BA faces strike ballot over plan to slash jobs and pay

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Leaders of more than 20,000 workers at British Airways were authorised at the weekend to call a strike ballot if the company forces through a "Day Zero" plan for massive change.

Union officials meet BA management this week in a last-ditch attempt to elicit compromises from the company which is planning 5,000 redundancies as part of a pounds 1bn cost-cutting initiative.

The company has told employees' representatives that it wants agreement by this Friday. Union officials understand that senior managers have drawn up a Day Zero plan to implement the new employment conditions on 15 January if there is no deal.

This week's talks will concentrate on management demands for wage cuts of up to 30 per cent among ground staff at Heathrow and cabin crew working for the regional arm of BA.

While employees have been offered relatively generous severance terms if they do not accept the new package, the wage cuts are thought to be among the most severe ever contemplated by a major employer in modern Britain.

The company has admitted that managers at Heathrow have undertaken training to take over the jobs of ground staff in the event of a strike. Sources among cabin crew also believe stewards and stewardesses currently working for other airlines may also be taken on at short notice if it becomes necessary.

Union officials believe BA may be deliberately provoking industrial action in order to dismiss strikers and employ contract workers on lower rates. Senior employees' representatives argue however that strikes may be the only option and that management would not be able to keep the airline going if employees walked out.

George Ryde, national official with the Transport and General Workers' Union, has elicited pledges of support from workers on the continent and in the US who have promised to refuse to handle BA aircraft operated by strike-breakers.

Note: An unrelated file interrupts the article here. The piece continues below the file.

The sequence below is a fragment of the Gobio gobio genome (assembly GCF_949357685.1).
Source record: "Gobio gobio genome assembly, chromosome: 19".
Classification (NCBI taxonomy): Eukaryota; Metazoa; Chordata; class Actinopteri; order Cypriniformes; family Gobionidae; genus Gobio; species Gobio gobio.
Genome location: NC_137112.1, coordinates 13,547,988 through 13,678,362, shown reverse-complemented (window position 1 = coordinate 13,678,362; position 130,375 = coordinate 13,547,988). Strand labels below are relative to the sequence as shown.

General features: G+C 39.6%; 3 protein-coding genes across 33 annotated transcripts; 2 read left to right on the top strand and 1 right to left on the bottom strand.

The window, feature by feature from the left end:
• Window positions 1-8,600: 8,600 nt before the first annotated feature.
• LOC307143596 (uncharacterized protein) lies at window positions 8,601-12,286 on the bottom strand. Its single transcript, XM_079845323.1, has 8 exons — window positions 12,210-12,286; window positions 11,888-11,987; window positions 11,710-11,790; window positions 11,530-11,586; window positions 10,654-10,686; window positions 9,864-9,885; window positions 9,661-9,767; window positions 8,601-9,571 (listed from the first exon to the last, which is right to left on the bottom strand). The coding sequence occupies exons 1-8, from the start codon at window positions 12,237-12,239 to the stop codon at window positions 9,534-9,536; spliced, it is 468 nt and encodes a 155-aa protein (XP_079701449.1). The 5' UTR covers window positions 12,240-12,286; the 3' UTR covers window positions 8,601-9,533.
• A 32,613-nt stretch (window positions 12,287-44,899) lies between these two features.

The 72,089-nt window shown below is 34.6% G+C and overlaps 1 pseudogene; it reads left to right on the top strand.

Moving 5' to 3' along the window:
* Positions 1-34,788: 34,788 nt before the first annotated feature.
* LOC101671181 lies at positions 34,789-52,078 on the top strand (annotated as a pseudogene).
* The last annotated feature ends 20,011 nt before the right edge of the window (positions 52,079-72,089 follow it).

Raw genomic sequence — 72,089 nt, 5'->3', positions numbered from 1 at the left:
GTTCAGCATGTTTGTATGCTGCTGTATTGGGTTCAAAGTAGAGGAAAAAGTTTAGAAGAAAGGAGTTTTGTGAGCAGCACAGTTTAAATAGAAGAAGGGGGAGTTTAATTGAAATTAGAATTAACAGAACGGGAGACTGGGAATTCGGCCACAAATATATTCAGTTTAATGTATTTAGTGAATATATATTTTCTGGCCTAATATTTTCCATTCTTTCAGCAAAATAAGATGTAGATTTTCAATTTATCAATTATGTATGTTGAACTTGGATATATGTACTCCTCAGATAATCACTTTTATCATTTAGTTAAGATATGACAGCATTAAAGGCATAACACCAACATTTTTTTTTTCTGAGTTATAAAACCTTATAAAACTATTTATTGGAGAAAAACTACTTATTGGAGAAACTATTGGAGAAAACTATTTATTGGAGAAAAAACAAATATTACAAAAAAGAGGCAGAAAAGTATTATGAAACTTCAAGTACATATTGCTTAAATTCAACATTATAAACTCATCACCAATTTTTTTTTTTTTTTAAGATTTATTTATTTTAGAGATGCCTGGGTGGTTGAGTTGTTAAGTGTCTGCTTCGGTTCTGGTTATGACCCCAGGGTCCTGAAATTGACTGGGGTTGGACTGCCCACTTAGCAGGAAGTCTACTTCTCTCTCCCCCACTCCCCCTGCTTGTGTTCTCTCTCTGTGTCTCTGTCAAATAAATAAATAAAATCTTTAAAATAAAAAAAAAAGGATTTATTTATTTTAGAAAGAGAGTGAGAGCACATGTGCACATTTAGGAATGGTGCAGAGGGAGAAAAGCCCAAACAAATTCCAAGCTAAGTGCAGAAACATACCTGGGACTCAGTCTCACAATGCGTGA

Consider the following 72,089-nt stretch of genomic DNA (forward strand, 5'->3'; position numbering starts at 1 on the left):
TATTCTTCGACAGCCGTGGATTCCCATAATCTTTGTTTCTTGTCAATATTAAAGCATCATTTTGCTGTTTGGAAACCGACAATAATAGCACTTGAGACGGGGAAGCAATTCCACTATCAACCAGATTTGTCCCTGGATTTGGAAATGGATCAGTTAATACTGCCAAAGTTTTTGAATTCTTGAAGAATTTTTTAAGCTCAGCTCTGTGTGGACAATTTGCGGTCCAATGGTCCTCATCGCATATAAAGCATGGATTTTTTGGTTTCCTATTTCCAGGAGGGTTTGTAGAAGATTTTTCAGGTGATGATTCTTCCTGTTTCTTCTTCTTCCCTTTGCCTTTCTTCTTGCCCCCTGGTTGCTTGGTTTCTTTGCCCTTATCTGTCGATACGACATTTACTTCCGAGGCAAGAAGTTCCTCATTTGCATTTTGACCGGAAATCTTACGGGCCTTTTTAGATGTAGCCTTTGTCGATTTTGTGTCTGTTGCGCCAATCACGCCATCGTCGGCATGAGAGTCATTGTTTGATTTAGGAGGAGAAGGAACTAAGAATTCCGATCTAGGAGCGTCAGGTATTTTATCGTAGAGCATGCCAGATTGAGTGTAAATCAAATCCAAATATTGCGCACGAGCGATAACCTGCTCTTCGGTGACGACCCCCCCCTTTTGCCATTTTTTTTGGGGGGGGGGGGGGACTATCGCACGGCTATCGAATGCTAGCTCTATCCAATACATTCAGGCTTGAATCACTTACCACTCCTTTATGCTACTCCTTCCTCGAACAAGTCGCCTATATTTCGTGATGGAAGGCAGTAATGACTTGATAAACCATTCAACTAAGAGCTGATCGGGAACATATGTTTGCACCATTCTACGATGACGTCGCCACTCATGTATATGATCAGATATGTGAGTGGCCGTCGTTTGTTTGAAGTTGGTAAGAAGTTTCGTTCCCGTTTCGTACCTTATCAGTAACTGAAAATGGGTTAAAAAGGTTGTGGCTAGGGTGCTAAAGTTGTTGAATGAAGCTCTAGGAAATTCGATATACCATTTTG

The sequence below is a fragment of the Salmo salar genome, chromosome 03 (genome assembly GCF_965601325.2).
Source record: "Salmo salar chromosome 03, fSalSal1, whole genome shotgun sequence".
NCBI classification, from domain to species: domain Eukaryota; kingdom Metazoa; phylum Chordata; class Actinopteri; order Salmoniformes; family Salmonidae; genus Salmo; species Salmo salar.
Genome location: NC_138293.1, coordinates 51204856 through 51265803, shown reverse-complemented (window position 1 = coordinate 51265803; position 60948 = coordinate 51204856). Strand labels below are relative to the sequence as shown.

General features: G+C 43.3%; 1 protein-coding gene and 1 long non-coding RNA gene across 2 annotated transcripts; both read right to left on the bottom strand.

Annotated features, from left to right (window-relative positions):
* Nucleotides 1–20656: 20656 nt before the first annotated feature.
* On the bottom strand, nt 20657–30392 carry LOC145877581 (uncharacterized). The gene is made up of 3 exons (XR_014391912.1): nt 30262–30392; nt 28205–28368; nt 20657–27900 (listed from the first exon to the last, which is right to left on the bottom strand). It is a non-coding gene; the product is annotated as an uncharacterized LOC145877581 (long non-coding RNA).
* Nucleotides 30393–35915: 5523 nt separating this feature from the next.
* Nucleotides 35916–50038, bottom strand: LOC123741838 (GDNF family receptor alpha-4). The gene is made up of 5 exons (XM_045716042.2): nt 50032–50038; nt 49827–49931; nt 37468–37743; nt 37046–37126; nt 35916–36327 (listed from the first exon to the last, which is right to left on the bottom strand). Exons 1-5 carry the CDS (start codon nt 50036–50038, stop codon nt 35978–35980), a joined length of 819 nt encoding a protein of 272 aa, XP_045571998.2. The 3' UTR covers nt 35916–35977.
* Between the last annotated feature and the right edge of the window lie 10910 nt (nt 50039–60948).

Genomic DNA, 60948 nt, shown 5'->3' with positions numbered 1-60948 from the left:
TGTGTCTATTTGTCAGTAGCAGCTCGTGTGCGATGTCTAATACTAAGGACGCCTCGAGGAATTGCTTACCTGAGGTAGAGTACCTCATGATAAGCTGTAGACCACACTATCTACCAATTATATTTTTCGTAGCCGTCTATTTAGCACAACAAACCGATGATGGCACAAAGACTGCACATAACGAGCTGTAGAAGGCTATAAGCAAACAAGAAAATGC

Mr Ryde received backing for strike ballots at a 400-strong meeting of BA shop stewards on Friday. While some of the more militant activists are anxious to take on the company soon, others are more cautious, arguing that the timing of any ballot would be critical to a "yes" vote. Some employees who have shown an interest in taking severance have been warned by management that they could lose the offer if they strike.

A number of shop stewards believe the 15 January date for forcing through the changes may now be changed after it was revealed in The Independent.

Despite record profits, management is attempting to save pounds 1bn by 2000. Robert Ayling, BA chairman, says the cuts are essential, not only for the maintenance of profits, but for the the company's survival amid increasing global competition.

A spokesman pointed out that industrial action had not been endorsed by union members and that no disruption was scheduled. Contingency plans were in place however.

"We are surprised by the news from the union," he said. "It comes without warning. The union should raise its concerns with us, which it has not yet done." Without the efficiency plan jobs would be threatened by the turn of the century. Most of BA's competitors were also cutting costs, he said.